The UK proposed an alternative "banded" approach to ascribing carbon emissions to different fuel types, which does not single out tar sands. Opponents dismiss the proposal as a delaying tactic and the Guardian understands that the UK has failed to present its proposal formally or provide supporting evidence. In January, the Guardian revealed another compromise plan that would weaken the impact on tar sands oil, this time from the Netherlands.

Shortly after the vote, the EU's Climate Action Commissioner Connie Hedegaard released a statement, saying: "With all the lobbyism against the Commission proposal, I feared that Member States' experts would have rejected the proposal in today's experts committee. I am glad that this was not the case. Now our proposal will go to Ministers and I hope governments will realise that unconventional fuels – of course – need to account for their considerably higher emissions through separate values. Exactly as Member States' governments have already agreed when it comes to biofuels, our science-based and non-discriminatory proposal is the right way forward."

Nusa Urbancic of Transport & Environment welcomed the opportunity for public debate provided by the deadlock. “It’s good to see this decision being brought out into the open," she said. "The behind-closed-doors process for implementing the law has enabled vested interests, particularly countries and oil companies with major tar sand investments, to hold up progress. It’s now time for every EU country to show its hand: do you want a cleaner transport energy future or not? ”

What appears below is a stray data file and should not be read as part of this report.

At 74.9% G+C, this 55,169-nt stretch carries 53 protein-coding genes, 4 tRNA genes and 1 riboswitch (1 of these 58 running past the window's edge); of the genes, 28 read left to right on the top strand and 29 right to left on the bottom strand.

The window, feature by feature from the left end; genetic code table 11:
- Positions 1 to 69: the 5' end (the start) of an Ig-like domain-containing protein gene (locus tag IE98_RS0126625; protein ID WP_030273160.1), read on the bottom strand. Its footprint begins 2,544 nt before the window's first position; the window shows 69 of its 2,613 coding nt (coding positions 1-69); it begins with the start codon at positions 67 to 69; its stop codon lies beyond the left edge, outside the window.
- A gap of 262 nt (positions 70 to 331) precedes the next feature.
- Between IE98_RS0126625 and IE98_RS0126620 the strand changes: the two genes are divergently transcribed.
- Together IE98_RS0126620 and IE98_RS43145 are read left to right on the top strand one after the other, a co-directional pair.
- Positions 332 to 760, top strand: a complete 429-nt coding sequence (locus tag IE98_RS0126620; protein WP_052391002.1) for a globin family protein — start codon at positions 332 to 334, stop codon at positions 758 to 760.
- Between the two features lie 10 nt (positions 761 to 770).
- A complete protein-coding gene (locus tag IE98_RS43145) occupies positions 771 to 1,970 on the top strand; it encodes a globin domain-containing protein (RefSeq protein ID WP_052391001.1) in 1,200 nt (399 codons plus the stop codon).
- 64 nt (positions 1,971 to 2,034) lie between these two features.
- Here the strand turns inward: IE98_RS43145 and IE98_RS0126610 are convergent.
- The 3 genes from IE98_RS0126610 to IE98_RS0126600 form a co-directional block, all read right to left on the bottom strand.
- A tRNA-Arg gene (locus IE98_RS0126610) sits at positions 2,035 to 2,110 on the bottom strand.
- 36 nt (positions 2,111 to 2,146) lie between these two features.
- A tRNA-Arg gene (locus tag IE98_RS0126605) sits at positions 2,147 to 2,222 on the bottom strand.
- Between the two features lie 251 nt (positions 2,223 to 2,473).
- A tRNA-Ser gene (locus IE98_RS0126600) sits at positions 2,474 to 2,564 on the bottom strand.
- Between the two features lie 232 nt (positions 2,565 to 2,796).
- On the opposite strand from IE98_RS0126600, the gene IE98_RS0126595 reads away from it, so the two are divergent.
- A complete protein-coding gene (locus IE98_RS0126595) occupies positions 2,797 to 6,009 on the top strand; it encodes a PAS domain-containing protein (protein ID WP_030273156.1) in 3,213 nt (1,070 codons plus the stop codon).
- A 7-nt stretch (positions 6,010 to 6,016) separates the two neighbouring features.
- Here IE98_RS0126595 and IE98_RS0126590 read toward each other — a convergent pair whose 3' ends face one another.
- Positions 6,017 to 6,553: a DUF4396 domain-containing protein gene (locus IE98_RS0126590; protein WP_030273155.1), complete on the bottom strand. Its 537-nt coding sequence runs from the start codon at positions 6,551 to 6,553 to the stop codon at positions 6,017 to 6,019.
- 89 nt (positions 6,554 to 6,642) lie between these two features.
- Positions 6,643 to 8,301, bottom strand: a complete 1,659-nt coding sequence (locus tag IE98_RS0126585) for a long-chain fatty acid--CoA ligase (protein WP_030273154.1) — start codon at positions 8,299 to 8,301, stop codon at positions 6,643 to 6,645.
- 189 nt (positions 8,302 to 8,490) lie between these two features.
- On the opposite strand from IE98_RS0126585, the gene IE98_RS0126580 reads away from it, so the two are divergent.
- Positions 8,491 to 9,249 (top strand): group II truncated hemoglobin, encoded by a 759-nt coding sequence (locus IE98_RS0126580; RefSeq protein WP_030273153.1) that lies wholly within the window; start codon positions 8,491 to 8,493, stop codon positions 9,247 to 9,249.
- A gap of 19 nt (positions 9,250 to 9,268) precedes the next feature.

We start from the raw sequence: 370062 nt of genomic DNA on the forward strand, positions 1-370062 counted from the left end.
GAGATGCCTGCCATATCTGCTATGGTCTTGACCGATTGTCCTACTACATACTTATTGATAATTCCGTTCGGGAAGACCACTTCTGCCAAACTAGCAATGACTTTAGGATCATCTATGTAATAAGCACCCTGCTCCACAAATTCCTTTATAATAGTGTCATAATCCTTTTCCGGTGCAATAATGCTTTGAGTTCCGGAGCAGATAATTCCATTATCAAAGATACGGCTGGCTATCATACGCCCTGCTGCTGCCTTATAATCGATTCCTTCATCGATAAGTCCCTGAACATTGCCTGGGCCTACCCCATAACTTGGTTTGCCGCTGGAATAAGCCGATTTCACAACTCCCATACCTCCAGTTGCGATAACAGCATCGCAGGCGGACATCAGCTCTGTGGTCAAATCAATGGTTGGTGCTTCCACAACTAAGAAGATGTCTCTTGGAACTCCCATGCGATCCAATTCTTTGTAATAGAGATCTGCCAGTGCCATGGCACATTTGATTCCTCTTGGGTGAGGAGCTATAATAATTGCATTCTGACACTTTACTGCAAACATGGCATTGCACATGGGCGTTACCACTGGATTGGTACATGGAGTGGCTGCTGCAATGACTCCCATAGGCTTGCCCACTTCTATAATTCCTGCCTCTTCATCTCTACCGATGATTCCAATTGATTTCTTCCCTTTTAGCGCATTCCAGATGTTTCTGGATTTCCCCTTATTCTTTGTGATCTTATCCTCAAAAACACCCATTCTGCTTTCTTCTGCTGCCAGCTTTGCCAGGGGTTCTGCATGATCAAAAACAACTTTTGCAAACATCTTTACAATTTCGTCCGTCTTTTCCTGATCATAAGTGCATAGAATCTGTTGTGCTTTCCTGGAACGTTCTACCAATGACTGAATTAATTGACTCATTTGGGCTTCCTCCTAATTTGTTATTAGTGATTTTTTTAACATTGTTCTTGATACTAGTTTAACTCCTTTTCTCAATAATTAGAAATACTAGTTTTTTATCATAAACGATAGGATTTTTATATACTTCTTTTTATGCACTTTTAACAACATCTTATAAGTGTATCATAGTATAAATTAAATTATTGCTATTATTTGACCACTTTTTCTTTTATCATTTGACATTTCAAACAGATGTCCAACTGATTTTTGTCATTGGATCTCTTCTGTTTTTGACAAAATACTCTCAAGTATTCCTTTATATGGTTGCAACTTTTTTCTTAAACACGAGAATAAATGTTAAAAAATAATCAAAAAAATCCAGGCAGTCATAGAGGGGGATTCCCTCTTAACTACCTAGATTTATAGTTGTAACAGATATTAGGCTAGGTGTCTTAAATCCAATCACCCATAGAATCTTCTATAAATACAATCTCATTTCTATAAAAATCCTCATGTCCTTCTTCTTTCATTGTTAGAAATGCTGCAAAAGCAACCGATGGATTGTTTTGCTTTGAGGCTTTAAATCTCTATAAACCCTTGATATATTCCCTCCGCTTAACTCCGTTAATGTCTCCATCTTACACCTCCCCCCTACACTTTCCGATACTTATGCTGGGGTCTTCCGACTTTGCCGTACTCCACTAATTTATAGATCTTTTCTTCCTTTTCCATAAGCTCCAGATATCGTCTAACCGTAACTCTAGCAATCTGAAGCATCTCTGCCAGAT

Her sentiment received some support from Greenpeace's EU transport policy adviser Franziska Achterberg, who said: “Now that the tar sands issue is finally in the hands of publicly accountable ministers, we will see who’s pulling the strings in Europe. The evidence is clear: tar sands are the world’s dirtiest fuels. The decision is even clearer: ministers should stand up to the oil industry and ban them from Europe.”

A statement sent to EURACTIV by Joe Oliver, the Canadian natural resources minister read: "We are pleased to see that many EU countries are opposed to this discriminatory measure. We are working to determine what the next steps will be. The Government of Canada’s position on this remains unchanged. We are not opposed to the goal of the Fuel Quality Directive; however we remain strongly opposed to Canadian oil sands crude being unfairly discriminated against without scientific justification."

"If the EU moves ahead in implementing these or any other unjustified, discriminatory measures, Canada will not hesitate to defend its interests. Our government will continue to promote Canada, and the oil sands, as a stable, secure, and responsible source of energy for the world."

The EU’s Fuel Quality Directive requires that energy providers reduce by 6% the greenhouse gas emissions of the fuel they put on the market, through methods such as cutting flaring or increased use of biofuels.

On 4 October 2011, the European Commission voted on a review of the Fuel Quality Directive which assigns a default value 107 grams CO2 equivalent per megajoule (CO2eq/MJ) for oil produced from tar sands.

This figure is higher than that assigned for other crude oils, 87.5 gCO2eq/MJ on average, because tar sands oil extraction is more carbon intensive. This led Canada, which has the world’s largest reserves of oil sands, to protest the EU’s action.

Other unconventional sources of fossil fuel would also be hit hard by the proposal, with oil shale being included at a value of 131.3 CO2eq/MJ, and coal-to-liquid at 172 CO2eq/MJ.

June 2012: European Council of Ministers scheduled to decide a common position on the regulation of fuel from tar sands